Mangrove Walk Pond and the Mangrove Walk

Mangrove Walk Pond and the Mangrove Walk


Mangrove Walk

Mangrove WalkMangrove Walk
The Mangrove Walk, located at the northern end of the pond, is an elevated boardwalk winding through a natural mangrove hammock. This undisturbed section of Florida’s natural habitat illustrates the harsh conditions encountered by the first settlers.

The earliest recorded property owner in the Boynton Beach area is Captain James A. Armour, the head lighthouse keeper in Jupiter, who filed a claim for beachfront land in 1875. The claim encompasses the present Boynton Municipal Beach. Another early settler was Hannibal Dillingham Pierce who brought his wife Margretta and his son Charles from Chicago in 1871. By 1872, Pierce had become the assistant lighthouse keeper at Jupiter.

In 1877, Dexter Hubel, a lumberman from Michigan, cleared a beachfront site for a home on land adjacent to the southern boundary of Armour’s claim. When Hubel and his family arrived they spent their first night at the Orange Grove House of Refuge which lay four miles south of their property. At that time, Orange Grove was operated by H.D. Pierce and his family1.

The walk provides views of the Intracoastal Waterway, a shipping route stretching from Norfolk, Virginia to Key West, Florida. When first built, the Florida section of the canal, then known as the Florida East Coast Canal, was privately owned and operated. Tolls were charged for its use at six points, one of which was located in Boynton Beach near the bridge at Ocean Avenue. The amount of the toll was based on the type and length of the vessel. In 1920, tolls for passage through the Boynton Beach chain generated revenue of $2,021.542. In 1929, the Federal Government took ownership of the canal and the toll fees were removed.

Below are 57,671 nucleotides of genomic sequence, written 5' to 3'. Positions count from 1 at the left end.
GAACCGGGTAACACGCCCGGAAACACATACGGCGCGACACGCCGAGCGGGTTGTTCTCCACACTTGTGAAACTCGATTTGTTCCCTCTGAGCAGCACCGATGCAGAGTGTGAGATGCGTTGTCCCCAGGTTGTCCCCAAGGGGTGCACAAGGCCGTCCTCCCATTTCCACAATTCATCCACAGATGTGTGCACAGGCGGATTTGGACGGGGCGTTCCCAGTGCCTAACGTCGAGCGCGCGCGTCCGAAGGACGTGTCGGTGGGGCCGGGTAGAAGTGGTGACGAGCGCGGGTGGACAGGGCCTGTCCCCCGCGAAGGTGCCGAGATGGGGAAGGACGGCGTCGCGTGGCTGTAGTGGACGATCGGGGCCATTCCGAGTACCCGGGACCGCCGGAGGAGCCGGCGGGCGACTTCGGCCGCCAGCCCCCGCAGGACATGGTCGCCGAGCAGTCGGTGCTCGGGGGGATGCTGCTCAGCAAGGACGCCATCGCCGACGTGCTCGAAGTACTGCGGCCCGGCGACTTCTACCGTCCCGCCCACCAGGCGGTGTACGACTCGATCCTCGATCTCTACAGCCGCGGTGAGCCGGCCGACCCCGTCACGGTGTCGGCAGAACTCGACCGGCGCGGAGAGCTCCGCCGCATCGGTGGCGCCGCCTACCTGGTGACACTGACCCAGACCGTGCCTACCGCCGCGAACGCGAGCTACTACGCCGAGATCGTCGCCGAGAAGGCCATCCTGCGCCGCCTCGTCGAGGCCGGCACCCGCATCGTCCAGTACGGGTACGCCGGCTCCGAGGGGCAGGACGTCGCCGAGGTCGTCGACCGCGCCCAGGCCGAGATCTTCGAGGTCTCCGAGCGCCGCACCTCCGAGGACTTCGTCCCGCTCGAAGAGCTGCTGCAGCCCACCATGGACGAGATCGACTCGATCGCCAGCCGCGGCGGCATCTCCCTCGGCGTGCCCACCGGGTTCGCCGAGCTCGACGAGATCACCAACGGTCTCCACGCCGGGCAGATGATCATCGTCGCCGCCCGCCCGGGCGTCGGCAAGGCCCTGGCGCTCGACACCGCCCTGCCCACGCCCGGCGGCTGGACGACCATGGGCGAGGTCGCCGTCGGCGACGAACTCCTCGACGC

Florida East Coast CanalFlorida East Coast Canal

Canal and boatCanal and boat

Mangrove Walk Pond

Mangrove Walk PondMangrove Walk Pond
The Mangrove Walk Pond, which was completed in 2000, is an important element of the city’s green program as it collects and treats water runoff from the downtown area prior to its discharge into the Intracoastal Waterway. The treatment process is aided by littoral plants (an aquatic plant on the shoreline) that filter water and attract wildlife. The windmills on the opposite side of the pond power the fountains and aerate the water.

  • 1. Research Atlantica, Inc. City of Boynton Beach, Florida, Historic Sites Survey. Coral Springs: 1996, p.11-12
  • 2. Crawford W.G., A History of Florida’s East Coast Canal, Broward Legacy: Summer/Fall, 1997, p.18